Tate – old school

Having sampled some of the more modern art on offer in the Tate we also had time to wander around some of the older works (or, as I like to call it, the “real” art!!)

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Yes, controversial I know, but I am not a massive fan of “modern” art, Hence the last time I visited the Tate Modern I spent more time taking the mickey than enjoying the displays.

One of which I swear was a bathroom cabinet straight out of an Argos catalogue and just given a deep sounding title.

Probably something like “The futility of consumerism. Part 3. Mirror and chipboard.”

So give me a sumptuous Pre Raphelite any day!! Here’s some gorgeous Rosetti. The Beloved. 1866.

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Or this haunting Lady of Shallot by John William Waterhouse. A print of which adorned my teenage bedroom for many a long year. 1017739_10152682077302353_8155173633405313855_n

The picture illustrates the following lines from part IV of Tennyson’s ‘The Lady of Shalott’:

And down the river’s dim expanse
Like some bold seer in a trance,
Seeing all his own mischance –
With glassy countenance
Did she look to Camelot.
And at the closing of the day
She loosed the chain, and down she lay;
The broad stream bore her far away,
The Lady of Shalott.

Another tragic portrayal, yet a highly beautiful painting, is Ophelia by Sir John Everett Millais. Seems like artists can’t get enough of doomed women!

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This time the tragic scene being depicted is from Shakespeare’s Hamlet, Act IV, Scene vii, when Ophelia, driven out of her mind when her father is murdered by her lover Hamlet, drowns herself in a stream:

There, on the pendent boughs her coronet weeds
Clambering to hang, an envious sliver broke;
When down her weedy trophies and herself
Fell in the weeping brook. Her clothes spread wide,
And, mermaid-like, awhile they bore her up;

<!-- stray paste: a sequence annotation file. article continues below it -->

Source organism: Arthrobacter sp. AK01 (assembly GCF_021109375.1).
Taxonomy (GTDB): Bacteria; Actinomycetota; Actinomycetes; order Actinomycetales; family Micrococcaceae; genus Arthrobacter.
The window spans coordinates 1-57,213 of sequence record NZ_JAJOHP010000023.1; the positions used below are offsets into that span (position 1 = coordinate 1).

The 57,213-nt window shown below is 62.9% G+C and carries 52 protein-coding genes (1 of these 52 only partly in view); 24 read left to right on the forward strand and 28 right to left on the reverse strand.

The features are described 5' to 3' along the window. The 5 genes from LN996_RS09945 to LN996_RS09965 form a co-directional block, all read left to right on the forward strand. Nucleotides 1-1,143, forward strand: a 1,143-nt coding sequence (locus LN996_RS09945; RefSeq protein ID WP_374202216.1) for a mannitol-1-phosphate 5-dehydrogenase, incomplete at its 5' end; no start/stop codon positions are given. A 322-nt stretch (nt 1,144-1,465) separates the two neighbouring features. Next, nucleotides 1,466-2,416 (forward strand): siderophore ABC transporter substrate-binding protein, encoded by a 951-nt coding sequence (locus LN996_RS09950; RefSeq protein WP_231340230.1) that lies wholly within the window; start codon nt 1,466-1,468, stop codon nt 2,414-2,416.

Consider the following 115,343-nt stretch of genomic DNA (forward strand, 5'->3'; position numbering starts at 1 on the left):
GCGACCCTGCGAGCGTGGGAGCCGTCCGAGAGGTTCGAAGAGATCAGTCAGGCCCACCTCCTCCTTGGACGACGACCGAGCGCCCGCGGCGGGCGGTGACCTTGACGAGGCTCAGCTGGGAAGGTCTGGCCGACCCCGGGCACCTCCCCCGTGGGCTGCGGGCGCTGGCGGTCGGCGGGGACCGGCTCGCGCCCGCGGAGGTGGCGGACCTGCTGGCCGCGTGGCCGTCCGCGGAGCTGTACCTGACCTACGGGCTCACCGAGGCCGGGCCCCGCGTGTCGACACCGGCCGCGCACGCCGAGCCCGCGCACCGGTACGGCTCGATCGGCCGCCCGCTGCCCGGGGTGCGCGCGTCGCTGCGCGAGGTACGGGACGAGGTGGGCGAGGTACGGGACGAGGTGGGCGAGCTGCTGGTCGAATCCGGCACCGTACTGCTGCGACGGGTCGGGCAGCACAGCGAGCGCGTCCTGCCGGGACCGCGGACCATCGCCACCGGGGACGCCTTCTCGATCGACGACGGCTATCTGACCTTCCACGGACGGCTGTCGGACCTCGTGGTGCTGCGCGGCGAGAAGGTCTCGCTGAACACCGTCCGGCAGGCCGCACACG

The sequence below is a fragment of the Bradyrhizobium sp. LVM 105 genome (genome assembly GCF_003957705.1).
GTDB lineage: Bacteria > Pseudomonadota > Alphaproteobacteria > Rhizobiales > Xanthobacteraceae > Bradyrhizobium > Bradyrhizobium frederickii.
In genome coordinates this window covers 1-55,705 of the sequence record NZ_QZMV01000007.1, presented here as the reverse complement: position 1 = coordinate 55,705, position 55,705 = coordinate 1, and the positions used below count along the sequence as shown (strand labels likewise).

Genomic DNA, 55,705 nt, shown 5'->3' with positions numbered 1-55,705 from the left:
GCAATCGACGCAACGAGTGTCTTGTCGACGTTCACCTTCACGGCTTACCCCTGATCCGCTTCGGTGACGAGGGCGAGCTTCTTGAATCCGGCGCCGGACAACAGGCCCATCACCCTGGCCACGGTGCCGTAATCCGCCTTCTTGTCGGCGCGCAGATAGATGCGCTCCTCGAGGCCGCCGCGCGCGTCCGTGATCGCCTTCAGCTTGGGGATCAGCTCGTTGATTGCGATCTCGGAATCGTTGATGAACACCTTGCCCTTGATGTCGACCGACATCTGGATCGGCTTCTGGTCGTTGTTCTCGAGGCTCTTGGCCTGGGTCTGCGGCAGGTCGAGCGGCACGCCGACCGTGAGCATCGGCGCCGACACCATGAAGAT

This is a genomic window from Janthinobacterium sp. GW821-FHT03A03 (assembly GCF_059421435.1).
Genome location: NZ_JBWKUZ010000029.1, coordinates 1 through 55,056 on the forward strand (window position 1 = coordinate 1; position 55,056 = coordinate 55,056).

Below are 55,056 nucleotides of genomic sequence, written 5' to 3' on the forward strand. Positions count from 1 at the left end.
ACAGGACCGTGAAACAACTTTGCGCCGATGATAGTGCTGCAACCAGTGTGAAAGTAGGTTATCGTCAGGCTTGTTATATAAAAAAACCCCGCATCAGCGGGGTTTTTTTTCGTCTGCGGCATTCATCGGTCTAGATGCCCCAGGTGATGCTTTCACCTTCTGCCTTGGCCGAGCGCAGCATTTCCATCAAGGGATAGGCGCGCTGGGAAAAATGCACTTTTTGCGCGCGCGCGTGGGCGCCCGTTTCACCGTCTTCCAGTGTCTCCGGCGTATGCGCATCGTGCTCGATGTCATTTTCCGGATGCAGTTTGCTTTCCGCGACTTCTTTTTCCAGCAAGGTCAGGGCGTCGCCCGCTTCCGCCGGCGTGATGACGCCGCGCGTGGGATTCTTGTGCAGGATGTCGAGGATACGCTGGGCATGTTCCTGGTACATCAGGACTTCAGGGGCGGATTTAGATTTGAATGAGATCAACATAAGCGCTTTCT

Which time she chanted snatches of old tunes,
As one incapable of her own distress,
Or like a creature native and indued
Unto that element; but long it could not be
Till that her garments, heavy with their drink,
Pull’d the poor wretch from her melodious lay
To muddy death.

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Above L – R
John Singer Sargent
Philip Hermogenes Calderon

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Sir John Everett Millais,
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Tate walk through

Having a cultural moment now with a very quick whisk around the Tate gallery. It’s crammed pack full of an awe inspiring display of incredible art, from the rich, sumptuous pre raphaelites to uber modern, conceptual pieces.

10636173_10152682073087353_4666509623012620727_nAs we had very limited time we opted for the super quick immersion into all that the Tate has to offer with the BP Walk through British Art.

10903_10152682073677353_1535481112713762366_nAccording to the official blurb “The BP Walk through British Art offers a circuit of Tate Britain’s unparalleled collection from its beginnings to its end.

This ‘walk through time’ has been arranged to ensure that the collection’s full historical range, from 1545 to the present, is always on show.”

Foreground: Rasheed Araeen

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So whether you hanker for Hockney or are mad about Millais, there’s a bit of art for everyone.